Shift-Invariance Sparse Coding for Audio Classification

06/20/2012 ∙ by Roger Grosse, et al. ∙ 0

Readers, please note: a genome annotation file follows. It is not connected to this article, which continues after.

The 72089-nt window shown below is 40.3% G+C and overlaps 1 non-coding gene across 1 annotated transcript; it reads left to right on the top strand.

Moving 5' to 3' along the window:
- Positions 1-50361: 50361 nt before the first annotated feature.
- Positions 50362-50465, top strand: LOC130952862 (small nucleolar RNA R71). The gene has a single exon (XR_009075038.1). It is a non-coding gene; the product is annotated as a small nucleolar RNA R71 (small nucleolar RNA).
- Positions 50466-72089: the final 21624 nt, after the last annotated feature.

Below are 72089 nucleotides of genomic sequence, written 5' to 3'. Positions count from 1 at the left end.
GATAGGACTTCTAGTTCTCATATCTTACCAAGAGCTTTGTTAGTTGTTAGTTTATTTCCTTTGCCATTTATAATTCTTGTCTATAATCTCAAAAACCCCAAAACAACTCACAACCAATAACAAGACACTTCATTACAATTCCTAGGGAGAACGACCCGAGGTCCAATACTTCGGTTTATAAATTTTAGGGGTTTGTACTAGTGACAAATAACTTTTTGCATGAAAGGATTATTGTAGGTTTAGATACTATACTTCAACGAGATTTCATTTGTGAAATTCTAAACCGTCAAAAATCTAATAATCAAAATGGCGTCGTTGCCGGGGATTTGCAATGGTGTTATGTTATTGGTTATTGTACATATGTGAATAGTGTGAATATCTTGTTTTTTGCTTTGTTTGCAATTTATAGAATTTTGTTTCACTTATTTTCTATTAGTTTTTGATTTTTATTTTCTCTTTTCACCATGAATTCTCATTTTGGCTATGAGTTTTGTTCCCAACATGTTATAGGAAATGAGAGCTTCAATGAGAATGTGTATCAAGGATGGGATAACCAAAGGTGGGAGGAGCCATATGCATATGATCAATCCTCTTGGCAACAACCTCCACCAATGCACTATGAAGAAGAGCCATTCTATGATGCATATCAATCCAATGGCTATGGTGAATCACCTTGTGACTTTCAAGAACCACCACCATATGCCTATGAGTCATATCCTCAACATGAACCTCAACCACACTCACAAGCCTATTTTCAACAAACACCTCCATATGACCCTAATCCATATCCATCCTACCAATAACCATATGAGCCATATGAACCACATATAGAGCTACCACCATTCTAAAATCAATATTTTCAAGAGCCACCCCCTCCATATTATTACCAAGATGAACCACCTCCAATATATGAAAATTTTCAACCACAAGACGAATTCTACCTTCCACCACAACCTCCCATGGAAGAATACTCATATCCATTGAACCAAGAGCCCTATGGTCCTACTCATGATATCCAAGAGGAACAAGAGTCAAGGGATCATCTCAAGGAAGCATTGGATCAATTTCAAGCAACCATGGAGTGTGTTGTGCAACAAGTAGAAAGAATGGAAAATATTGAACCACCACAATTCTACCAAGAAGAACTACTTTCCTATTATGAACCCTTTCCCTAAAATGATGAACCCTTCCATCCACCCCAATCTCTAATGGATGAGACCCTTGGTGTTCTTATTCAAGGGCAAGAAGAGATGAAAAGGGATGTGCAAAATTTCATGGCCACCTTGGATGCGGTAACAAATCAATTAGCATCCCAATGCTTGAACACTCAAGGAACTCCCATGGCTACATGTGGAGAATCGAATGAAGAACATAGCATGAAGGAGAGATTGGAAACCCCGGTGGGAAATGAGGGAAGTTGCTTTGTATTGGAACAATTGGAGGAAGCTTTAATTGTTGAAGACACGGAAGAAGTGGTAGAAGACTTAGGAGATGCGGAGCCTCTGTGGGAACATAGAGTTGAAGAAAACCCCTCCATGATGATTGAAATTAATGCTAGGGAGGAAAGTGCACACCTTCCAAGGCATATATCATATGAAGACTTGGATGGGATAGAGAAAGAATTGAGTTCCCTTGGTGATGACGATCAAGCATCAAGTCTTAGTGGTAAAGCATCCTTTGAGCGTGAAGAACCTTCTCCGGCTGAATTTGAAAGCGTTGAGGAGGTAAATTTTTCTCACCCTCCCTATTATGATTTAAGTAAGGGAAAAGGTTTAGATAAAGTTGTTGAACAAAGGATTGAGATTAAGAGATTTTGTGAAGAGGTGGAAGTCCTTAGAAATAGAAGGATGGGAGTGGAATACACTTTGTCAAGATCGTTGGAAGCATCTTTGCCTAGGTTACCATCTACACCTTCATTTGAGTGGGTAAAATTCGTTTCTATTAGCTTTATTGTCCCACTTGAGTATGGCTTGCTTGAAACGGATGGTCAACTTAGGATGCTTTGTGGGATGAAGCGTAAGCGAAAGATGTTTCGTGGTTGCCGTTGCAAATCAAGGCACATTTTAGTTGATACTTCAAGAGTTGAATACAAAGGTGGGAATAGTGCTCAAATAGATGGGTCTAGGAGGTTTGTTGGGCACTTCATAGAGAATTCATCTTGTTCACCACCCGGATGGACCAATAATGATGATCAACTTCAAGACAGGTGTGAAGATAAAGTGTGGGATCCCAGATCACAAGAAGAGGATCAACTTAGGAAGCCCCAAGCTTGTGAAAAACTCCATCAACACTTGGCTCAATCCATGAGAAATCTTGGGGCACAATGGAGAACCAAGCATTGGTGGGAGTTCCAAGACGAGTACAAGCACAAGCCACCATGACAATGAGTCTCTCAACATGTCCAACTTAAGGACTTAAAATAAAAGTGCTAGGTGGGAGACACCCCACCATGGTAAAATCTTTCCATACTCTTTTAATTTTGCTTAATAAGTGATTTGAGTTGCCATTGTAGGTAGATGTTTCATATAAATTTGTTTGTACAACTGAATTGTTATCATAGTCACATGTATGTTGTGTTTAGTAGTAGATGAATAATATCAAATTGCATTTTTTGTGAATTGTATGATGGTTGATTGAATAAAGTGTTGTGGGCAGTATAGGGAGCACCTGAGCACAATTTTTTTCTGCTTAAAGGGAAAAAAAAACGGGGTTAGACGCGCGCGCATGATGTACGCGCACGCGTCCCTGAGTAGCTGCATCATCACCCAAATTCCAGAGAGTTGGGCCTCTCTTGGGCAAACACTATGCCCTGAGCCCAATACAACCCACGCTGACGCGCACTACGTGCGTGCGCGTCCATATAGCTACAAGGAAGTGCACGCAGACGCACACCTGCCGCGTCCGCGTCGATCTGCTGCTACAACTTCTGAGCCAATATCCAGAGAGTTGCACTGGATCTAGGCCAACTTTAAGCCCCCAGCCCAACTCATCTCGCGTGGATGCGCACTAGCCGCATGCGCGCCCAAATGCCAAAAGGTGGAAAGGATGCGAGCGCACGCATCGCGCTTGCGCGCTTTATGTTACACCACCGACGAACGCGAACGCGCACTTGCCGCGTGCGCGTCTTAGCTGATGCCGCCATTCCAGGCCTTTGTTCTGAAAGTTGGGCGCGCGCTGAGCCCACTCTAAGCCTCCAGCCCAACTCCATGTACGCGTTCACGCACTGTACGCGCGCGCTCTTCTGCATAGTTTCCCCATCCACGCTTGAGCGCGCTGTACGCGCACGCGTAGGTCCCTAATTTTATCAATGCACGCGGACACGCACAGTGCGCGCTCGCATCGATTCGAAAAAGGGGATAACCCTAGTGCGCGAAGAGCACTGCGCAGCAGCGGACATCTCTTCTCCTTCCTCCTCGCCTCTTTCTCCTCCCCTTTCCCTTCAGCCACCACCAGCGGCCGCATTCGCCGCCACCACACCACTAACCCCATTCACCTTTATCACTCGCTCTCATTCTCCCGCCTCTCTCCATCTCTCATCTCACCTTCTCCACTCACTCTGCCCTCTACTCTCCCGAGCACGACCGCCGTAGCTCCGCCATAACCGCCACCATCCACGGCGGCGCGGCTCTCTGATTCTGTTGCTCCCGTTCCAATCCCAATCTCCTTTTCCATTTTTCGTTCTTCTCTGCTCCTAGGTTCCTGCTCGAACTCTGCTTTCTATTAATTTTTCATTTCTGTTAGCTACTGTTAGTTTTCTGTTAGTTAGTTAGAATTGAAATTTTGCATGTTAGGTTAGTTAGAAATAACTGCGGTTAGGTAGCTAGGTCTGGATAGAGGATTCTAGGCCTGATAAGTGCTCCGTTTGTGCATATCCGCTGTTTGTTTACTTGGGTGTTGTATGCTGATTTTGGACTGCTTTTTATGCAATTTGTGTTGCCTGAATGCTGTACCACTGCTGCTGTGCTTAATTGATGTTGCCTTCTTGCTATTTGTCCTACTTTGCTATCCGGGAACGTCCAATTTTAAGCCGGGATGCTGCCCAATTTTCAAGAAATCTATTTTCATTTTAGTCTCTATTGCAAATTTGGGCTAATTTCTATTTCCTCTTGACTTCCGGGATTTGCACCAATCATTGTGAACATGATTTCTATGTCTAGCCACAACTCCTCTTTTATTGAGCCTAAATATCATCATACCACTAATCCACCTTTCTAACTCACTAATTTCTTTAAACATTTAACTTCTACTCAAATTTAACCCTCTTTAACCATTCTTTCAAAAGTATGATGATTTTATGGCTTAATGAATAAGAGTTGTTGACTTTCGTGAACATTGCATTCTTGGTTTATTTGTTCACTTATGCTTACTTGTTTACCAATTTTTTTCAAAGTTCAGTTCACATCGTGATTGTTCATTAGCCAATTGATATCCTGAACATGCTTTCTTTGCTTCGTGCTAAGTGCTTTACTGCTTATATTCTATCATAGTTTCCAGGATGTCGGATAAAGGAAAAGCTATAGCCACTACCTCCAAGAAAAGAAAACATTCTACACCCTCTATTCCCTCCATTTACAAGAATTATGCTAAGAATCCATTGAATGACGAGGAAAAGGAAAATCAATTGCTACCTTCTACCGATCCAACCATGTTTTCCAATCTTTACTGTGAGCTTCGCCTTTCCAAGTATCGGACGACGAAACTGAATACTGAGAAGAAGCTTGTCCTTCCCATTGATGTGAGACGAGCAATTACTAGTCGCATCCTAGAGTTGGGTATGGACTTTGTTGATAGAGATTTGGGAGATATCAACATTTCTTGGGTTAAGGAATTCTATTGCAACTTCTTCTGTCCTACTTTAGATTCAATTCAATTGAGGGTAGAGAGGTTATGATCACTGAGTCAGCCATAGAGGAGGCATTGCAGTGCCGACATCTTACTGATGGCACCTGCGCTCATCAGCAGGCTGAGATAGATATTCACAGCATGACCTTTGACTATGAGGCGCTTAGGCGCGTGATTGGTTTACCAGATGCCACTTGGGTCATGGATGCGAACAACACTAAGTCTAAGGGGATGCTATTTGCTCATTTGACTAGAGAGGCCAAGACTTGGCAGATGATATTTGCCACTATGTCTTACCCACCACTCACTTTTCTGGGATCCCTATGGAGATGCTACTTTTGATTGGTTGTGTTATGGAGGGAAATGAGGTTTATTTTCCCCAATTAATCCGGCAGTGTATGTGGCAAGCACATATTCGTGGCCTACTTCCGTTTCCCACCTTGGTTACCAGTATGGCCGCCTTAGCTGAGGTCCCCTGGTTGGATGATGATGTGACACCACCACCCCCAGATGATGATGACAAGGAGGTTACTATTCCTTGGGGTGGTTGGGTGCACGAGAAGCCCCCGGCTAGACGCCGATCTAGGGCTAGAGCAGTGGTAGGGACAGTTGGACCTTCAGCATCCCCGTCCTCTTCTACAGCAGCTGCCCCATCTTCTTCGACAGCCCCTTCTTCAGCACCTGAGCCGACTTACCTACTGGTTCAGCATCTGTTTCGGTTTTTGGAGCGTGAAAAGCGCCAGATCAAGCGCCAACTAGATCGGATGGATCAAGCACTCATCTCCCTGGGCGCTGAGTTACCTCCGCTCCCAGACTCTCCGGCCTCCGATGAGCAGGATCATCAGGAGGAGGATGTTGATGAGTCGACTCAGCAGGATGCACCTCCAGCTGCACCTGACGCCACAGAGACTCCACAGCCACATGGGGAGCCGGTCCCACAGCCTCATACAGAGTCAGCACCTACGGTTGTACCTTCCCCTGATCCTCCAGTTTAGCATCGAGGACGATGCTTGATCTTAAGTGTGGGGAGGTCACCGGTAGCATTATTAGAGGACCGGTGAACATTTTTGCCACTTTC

Sparse coding is an unsupervised learning algorithm that learns a succinct high-level representation of the inputs given only unlabeled data; it represents each input as a sparse linear combination of a set of basis functions. Originally applied to modeling the human visual cortex, sparse coding has also been shown to be useful for self-taught learning, in which the goal is to solve a supervised classification task given access to additional unlabeled data drawn from different classes than that in the supervised learning problem. Shift-invariant sparse coding (SISC) is an extension of sparse coding which reconstructs a (usually time-series) input using all of the basis functions in all possible shifts. In this paper, we present an efficient algorithm for learning SISC bases. Our method is based on iteratively solving two large convex optimization problems: The first, which computes the linear coefficients, is an L1-regularized linear least squares problem with potentially hundreds of thousands of variables. Existing methods typically use a heuristic to select a small subset of the variables to optimize, but we present a way to efficiently compute the exact solution. The second, which solves for bases, is a constrained linear least squares problem. By optimizing over complex-valued variables in the Fourier domain, we reduce the coupling between the different variables, allowing the problem to be solved efficiently. We show that SISC's learned high-level representations of speech and music provide useful features for classification tasks within those domains. When applied to classification, under certain conditions the learned features outperform state of the art spectral and cepstral features.



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